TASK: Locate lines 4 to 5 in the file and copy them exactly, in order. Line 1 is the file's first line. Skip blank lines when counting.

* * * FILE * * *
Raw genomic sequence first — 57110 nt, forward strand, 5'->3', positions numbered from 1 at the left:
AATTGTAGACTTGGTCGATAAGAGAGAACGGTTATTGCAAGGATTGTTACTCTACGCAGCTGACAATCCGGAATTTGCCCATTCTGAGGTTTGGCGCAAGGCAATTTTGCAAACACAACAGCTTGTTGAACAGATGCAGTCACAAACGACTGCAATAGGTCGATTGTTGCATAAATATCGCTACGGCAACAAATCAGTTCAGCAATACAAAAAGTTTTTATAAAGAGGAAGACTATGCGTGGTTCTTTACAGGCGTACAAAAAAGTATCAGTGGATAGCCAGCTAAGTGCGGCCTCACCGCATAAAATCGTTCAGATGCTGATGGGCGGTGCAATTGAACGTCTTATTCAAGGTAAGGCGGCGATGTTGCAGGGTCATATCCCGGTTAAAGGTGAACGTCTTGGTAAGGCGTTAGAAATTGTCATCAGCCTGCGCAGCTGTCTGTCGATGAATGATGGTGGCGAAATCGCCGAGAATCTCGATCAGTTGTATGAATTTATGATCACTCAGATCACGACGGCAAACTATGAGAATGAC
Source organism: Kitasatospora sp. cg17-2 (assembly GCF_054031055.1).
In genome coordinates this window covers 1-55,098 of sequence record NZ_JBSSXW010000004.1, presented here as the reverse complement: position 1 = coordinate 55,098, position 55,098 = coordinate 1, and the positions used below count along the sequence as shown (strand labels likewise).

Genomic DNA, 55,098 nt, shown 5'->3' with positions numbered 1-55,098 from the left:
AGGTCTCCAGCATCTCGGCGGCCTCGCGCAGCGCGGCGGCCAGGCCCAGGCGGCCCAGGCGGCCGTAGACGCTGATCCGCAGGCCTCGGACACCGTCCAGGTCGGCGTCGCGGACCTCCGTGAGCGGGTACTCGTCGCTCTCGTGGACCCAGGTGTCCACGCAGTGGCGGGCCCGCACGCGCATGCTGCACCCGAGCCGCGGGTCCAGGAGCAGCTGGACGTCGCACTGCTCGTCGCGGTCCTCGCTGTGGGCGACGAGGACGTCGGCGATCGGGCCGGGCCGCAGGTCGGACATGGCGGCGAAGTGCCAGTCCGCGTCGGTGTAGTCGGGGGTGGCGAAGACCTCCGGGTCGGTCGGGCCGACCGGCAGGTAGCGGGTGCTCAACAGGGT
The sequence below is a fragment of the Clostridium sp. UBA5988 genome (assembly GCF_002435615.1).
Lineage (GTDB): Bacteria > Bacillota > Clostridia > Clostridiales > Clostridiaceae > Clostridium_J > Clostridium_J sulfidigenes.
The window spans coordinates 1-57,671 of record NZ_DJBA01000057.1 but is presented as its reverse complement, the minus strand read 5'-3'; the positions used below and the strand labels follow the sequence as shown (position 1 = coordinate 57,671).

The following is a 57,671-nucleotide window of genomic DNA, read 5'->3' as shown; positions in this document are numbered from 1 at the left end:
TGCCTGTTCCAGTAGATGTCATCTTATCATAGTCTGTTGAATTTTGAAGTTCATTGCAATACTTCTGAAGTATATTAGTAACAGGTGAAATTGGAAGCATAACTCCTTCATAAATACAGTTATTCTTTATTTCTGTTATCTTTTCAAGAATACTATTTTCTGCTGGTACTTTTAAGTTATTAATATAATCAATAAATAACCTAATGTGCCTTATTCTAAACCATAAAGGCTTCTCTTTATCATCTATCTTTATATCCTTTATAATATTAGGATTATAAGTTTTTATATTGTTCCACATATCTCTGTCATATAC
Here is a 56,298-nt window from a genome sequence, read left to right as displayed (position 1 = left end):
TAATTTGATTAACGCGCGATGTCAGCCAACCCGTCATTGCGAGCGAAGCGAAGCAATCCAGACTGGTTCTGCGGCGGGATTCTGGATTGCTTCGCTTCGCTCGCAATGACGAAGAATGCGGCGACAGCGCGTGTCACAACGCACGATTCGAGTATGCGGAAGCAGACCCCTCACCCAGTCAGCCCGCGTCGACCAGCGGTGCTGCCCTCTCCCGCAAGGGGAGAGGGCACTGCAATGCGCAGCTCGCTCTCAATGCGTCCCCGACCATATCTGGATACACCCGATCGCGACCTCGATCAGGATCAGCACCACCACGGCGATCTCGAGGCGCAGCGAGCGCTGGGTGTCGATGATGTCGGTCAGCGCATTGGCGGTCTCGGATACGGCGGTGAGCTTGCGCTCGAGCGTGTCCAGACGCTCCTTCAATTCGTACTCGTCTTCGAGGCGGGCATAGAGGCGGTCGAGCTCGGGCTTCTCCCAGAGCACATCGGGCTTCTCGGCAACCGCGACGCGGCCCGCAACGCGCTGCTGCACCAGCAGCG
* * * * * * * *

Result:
In genome coordinates this window covers 1-55,098 of sequence record NZ_JBSSXW010000004.1, presented here as the reverse complement: position 1 = coordinate 55,098, position 55,098 = coordinate 1, and the positions used below count along the sequence as shown (strand labels likewise).

Genomic DNA, 55,098 nt, shown 5'->3' with positions numbered 1-55,098 from the left: